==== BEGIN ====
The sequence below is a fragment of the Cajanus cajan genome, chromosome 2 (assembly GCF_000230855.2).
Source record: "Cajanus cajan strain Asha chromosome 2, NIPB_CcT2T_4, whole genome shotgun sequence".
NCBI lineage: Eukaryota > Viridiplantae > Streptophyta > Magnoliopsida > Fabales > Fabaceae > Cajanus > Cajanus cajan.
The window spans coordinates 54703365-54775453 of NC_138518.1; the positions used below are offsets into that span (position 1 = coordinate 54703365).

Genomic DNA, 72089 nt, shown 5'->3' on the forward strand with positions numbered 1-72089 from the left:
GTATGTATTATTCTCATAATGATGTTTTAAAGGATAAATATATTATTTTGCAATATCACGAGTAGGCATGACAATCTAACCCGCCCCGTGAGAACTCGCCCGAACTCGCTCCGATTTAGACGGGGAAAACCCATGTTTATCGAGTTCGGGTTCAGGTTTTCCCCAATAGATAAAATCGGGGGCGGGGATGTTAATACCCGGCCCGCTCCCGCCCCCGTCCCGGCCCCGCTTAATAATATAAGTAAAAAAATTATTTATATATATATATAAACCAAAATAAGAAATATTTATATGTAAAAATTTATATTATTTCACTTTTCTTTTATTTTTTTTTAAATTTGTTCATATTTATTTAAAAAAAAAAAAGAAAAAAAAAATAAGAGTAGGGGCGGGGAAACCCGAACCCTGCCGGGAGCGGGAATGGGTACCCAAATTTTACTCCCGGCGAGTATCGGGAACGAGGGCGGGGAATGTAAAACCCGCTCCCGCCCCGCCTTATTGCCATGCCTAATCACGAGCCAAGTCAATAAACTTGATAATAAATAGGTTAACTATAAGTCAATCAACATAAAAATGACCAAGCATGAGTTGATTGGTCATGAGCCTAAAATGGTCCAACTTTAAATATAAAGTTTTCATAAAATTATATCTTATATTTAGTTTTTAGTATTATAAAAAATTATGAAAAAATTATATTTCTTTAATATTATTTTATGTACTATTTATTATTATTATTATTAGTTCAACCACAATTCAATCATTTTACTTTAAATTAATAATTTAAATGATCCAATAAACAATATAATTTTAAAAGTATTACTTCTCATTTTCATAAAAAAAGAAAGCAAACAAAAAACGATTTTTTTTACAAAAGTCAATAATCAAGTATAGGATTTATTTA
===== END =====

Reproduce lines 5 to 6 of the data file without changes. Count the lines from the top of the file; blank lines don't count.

Genomic DNA, 72089 nt, shown 5'->3' on the forward strand with positions numbered 1-72089 from the left:
GTATGTATTATTCTCATAATGATGTTTTAAAGGATAAATATATTATTTTGCAATATCACGAGTAGGCATGACAATCTAACCCGCCCCGTGAGAACTCGCCCGAACTCGCTCCGATTTAGACGGGGAAAACCCATGTTTATCGAGTTCGGGTTCAGGTTTTCCCCAATAGATAAAATCGGGGGCGGGGATGTTAATACCCGGCCCGCTCCCGCCCCCGTCCCGGCCCCGCTTAATAATATAAGTAAAAAAATTATTTATATATATATATAAACCAAAATAAGAAATATTTATATGTAAAAATTTATATTATTTCACTTTTCTTTTATTTTTTTTTAAATTTGTTCATATTTATTTAAAAAAAAAAAAGAAAAAAAAAATAAGAGTAGGGGCGGGGAAACCCGAACCCTGCCGGGAGCGGGAATGGGTACCCAAATTTTACTCCCGGCGAGTATCGGGAACGAGGGCGGGGAATGTAAAACCCGCTCCCGCCCCGCCTTATTGCCATGCCTAATCACGAGCCAAGTCAATAAACTTGATAATAAATAGGTTAACTATAAGTCAATCAACATAAAAATGACCAAGCATGAGTTGATTGGTCATGAGCCTAAAATGGTCCAACTTTAAATATAAAGTTTTCATAAAATTATATCTTATATTTAGTTTTTAGTATTATAAAAAATTATGAAAAAATTATATTTCTTTAATATTATTTTATGTACTATTTATTATTATTATTATTAGTTCAACCACAATTCAATCATTTTACTTTAAATTAATAATTTAAATGATCCAATAAACAATATAATTTTAAAAGTATTACTTCTCATTTTCATAAAAAAAGAAAGCAAACAAAAAACGATTTTTTTTACAAAAGTCAATAATCAAGTATAGGATTTATTTA